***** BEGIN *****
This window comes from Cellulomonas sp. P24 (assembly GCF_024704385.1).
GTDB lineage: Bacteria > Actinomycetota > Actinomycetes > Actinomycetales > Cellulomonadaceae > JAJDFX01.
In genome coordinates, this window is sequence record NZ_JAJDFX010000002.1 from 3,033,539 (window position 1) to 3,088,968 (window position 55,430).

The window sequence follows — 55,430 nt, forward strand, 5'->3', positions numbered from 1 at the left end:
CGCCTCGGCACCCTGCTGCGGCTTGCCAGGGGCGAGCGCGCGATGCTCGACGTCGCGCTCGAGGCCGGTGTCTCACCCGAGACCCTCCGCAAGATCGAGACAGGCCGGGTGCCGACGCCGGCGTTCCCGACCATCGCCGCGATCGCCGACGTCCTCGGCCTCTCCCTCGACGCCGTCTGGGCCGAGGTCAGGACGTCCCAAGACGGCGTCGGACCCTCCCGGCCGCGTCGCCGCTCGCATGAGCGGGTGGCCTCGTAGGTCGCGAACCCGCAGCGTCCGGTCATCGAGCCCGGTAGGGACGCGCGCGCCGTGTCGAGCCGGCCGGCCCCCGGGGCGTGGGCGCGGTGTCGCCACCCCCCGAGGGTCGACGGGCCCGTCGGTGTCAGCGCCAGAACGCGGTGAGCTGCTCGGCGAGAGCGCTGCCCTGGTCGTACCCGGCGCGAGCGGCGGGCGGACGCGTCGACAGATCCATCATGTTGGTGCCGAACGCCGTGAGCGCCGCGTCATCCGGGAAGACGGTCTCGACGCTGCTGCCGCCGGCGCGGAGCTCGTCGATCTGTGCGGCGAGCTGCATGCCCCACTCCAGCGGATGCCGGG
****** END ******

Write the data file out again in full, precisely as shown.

This window comes from Cellulomonas sp. P24 (assembly GCF_024704385.1).
GTDB lineage: Bacteria > Actinomycetota > Actinomycetes > Actinomycetales > Cellulomonadaceae > JAJDFX01.
In genome coordinates, this window is sequence record NZ_JAJDFX010000002.1 from 3,033,539 (window position 1) to 3,088,968 (window position 55,430).

The window sequence follows — 55,430 nt, forward strand, 5'->3', positions numbered from 1 at the left end:
CGCCTCGGCACCCTGCTGCGGCTTGCCAGGGGCGAGCGCGCGATGCTCGACGTCGCGCTCGAGGCCGGTGTCTCACCCGAGACCCTCCGCAAGATCGAGACAGGCCGGGTGCCGACGCCGGCGTTCCCGACCATCGCCGCGATCGCCGACGTCCTCGGCCTCTCCCTCGACGCCGTCTGGGCCGAGGTCAGGACGTCCCAAGACGGCGTCGGACCCTCCCGGCCGCGTCGCCGCTCGCATGAGCGGGTGGCCTCGTAGGTCGCGAACCCGCAGCGTCCGGTCATCGAGCCCGGTAGGGACGCGCGCGCCGTGTCGAGCCGGCCGGCCCCCGGGGCGTGGGCGCGGTGTCGCCACCCCCCGAGGGTCGACGGGCCCGTCGGTGTCAGCGCCAGAACGCGGTGAGCTGCTCGGCGAGAGCGCTGCCCTGGTCGTACCCGGCGCGAGCGGCGGGCGGACGCGTCGACAGATCCATCATGTTGGTGCCGAACGCCGTGAGCGCCGCGTCATCCGGGAAGACGGTCTCGACGCTGCTGCCGCCGGCGCGGAGCTCGTCGATCTGTGCGGCGAGCTGCATGCCCCACTCCAGCGGATGCCGGG